Whether you’re writing fiction or nonfiction, sometimes you need someone else’s perspective in order to make your stories more accurate and authentic. How do you get them to talk to you? How do you get past clichés and one-word answers? How do you capture a person’s voice? How do you get over your own insecurity and shyness? A seasoned journalist guides you into getting the best information out of even the most inexperienced, reluctant, or too-talkative sources.

15. Writing and Revising Religious Poetry and Prose, 8:30–10:30 am, Friday, April 13
Miriam Bat-Ami, Janet Ruth Heller
The leaders will give participants some writing prompts and time to write spiritual poems, essays, stories, or dramas. The leaders will also suggest strategies for improving drafts. We will work in small groups to help one another revise these works by developing ideas, cutting extra words, finding better images, playing with sounds, and changing the structure. The leaders will also share advice to participants about finding journals and editors to publish our work.

Note: Space is limited. Pre-registration is recommended. If they wish, participants may e-mail work up to three pages long to the two leaders by April 1 to receive detailed feedback.

16. Pocket Journals, 8:30–10:30 am, Friday, April 13
Christine Darragh
No craft merges so seamlessly with writing than that of learning to create one’s own handmade journal—especially given the everyday objects that bring us delight are more likely to be used and cherished. With this in mind, participants will learn to assemble and make their own small, hand-sewn journal.

Note: Space is limited. There is a $35 fee for materials, and pre-registration is required.

17. The Clever Researcher: Finding and Integrating Source Material without Sounding Like an Academic, 10–11 am, Friday, April 13
Wendy Bilen
We tend to think of research as the work of scientists or scholars, but sources can significantly strengthen our creative writing. Infusing prose with researched detail creates depth and credibility and enriches narrative. This process involves moving beyond critical dates and facts to contextual elements such as weather or social norms. Through deduction, documents such as military records and old maps can inform and even help craft our narratives. This workshop explores where to look for information, how to find unexpected nuggets in traditional sources, and how to incorporate material with a creative, non-academic touch.

18. Examining the Space of the Page in Your Poems, 11:30 am–12:30 pm, Friday, April 13
Rob Stephens
In this workshop, we will consider the visual aspects of poetry—stanza shape, line length, line position, spacing, number of stanzas, and so on—to see how the shape of a poem can enhance its content. Writing poetry, like painting or drawing, is creating marks on a blank canvas, and when an editor or reader approaches a poem, the first impression they get is arguably from the way the poem looks on the page. Just ask editors how often they accept center-aligned poems (probably infrequently), and you’ll understand why the visual aspect of poetry is huge. We will spend the first half of our workshop considering a few poems that look distinctive in shape and discussing how their shape interacts with their meaning. Then workshop attendees will revise a poem they brought, giving it a new shape. Each poet will leave with a revised poem and a better awareness of how their poems are affecting readers.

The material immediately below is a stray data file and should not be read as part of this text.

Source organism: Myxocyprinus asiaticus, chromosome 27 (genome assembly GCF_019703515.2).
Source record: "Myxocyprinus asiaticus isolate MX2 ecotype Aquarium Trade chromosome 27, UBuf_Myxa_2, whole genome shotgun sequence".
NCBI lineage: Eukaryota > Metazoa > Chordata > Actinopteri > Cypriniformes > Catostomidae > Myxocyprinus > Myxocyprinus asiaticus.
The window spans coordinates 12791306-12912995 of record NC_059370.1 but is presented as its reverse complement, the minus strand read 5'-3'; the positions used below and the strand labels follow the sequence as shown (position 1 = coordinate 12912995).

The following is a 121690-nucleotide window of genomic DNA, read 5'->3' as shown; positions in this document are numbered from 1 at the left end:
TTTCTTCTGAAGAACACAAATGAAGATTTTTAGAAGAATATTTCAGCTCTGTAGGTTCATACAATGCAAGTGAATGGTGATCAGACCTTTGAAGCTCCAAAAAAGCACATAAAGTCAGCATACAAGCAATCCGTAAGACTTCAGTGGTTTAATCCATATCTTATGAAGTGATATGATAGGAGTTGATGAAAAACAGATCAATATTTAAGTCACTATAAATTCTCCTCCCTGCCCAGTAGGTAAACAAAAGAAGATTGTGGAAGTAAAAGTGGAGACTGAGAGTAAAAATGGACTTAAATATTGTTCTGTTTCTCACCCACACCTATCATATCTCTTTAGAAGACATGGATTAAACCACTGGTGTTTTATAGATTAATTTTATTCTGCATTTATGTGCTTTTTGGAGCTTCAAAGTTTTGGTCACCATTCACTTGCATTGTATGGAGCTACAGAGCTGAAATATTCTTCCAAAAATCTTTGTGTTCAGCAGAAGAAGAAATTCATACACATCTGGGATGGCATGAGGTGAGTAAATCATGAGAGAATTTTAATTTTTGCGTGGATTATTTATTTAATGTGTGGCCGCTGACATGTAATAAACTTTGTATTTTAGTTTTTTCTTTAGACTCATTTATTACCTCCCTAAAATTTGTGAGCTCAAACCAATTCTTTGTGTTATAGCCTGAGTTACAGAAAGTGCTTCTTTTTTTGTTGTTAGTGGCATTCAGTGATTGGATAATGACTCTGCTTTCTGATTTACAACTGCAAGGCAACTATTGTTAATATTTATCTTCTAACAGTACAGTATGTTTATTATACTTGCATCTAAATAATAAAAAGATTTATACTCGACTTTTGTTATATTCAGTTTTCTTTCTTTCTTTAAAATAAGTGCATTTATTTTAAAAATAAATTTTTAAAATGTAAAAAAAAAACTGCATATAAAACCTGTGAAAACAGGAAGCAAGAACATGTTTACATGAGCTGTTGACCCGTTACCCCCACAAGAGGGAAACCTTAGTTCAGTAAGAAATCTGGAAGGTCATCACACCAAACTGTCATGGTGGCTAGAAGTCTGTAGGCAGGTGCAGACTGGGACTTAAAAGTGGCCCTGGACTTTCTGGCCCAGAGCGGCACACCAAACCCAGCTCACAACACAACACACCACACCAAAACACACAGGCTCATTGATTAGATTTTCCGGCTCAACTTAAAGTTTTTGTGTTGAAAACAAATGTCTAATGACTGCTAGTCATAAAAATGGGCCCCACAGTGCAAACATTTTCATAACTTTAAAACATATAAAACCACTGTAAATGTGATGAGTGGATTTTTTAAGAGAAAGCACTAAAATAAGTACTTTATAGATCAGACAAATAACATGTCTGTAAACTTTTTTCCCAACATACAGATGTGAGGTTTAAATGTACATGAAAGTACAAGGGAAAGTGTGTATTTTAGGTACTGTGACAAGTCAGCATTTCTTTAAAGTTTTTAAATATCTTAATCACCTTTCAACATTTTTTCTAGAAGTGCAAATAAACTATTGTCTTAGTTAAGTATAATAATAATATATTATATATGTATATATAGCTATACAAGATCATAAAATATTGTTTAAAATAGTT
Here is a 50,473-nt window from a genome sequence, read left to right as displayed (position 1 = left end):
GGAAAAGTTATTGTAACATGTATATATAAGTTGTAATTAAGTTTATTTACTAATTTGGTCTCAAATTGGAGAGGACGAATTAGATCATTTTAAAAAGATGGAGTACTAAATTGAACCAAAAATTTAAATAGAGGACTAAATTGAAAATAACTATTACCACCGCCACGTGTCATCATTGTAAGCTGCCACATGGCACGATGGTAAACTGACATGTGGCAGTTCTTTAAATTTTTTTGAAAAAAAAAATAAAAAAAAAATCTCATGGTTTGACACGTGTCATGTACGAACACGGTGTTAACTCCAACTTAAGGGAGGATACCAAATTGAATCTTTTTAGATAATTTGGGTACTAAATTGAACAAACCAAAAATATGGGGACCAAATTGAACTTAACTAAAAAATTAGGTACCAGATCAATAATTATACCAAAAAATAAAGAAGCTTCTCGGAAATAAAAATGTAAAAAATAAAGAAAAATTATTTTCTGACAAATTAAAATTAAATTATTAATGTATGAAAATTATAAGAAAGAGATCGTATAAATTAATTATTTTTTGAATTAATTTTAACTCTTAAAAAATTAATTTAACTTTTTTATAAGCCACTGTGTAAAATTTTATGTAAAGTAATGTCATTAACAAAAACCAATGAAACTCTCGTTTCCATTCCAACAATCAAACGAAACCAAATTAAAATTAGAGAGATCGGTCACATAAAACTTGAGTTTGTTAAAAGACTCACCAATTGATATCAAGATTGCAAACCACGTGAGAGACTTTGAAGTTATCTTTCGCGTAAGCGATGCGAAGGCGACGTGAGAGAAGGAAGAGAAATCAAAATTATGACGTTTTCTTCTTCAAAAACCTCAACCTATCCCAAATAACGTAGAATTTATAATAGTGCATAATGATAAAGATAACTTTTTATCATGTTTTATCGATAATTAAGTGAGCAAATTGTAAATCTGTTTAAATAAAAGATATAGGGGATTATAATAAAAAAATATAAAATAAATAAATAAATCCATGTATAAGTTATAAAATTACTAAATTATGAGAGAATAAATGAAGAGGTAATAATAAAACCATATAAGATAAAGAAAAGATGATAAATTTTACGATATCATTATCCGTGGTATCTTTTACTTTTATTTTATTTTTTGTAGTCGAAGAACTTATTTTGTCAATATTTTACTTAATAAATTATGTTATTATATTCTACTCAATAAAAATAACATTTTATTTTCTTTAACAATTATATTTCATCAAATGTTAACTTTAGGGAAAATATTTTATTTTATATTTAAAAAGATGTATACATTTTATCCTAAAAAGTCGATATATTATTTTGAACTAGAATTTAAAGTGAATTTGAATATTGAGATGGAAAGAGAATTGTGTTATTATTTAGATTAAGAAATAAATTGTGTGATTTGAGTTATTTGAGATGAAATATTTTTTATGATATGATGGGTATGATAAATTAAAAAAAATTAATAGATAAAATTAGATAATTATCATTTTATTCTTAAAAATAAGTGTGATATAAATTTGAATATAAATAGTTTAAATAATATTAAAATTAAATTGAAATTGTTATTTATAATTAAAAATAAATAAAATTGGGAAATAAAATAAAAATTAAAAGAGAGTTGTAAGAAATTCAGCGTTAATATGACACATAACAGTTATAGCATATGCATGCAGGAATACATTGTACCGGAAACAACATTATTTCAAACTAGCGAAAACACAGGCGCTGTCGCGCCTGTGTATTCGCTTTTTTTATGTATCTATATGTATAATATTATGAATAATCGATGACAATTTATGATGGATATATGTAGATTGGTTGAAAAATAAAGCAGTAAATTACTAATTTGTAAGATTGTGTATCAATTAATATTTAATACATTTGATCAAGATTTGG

Note: Space is limited, and pre-registration is required.

19. Bullet Journaling for Readers and Writers, 2:00–3:00 pm, Friday, April 13
Jennifer Trafton
Jennifer Trafton muses on her “theology of beautiful lists” and discusses how she uses a Bullet Journal as a creative outlet, a therapeutic tool, a way to keep track of reading and writing projects, and a strategy for spiritual, mental, and vocational decluttering. Audience interaction and doodling highly encouraged.

20. Advancing Fiction Narratives via Character Development, 2:00–4:00 pm, Friday, April 13
Katherine James
One of the most important and yet difficult things when writing fiction is character development. The first hour of this workshop will be devoted to discussing each other’s work. Participants will each read a short excerpt of their own work that centers on the development of a character, and then we’ll discuss where each is successful or unsuccessful in developing a character and advancing the story. During the second hour, we’ll discuss some of the best examples in literature where complicated, well-rounded characters add momentum to a larger story. Participants will leave with new tools, as well as encouragement to dive back in to their own writing.

Note: Space is limited. Pre-registration is required.

21. Tiny Take-Along Book Structures, 8:00–9:45 am, Saturday, April 14
Joanna Battjes
Making a variety of simple book structures is a wonderful way to house your ideas, words, and wonderings. This is a hands-on make-and-take workshop that helps participants create a pocket book, blossom book, rubber band book, or back-to-back doodled-spine book, as well as learn additional ideas for book structures.

Note: This workshop is just under two hours and is designed so participants can get to a 10:00 a.m. session if they’d like. Space is limited, and pre-registration is required. There is a $10 fee for materials.

22. Getting It Done, 8:00–9:45 am, Saturday, April 14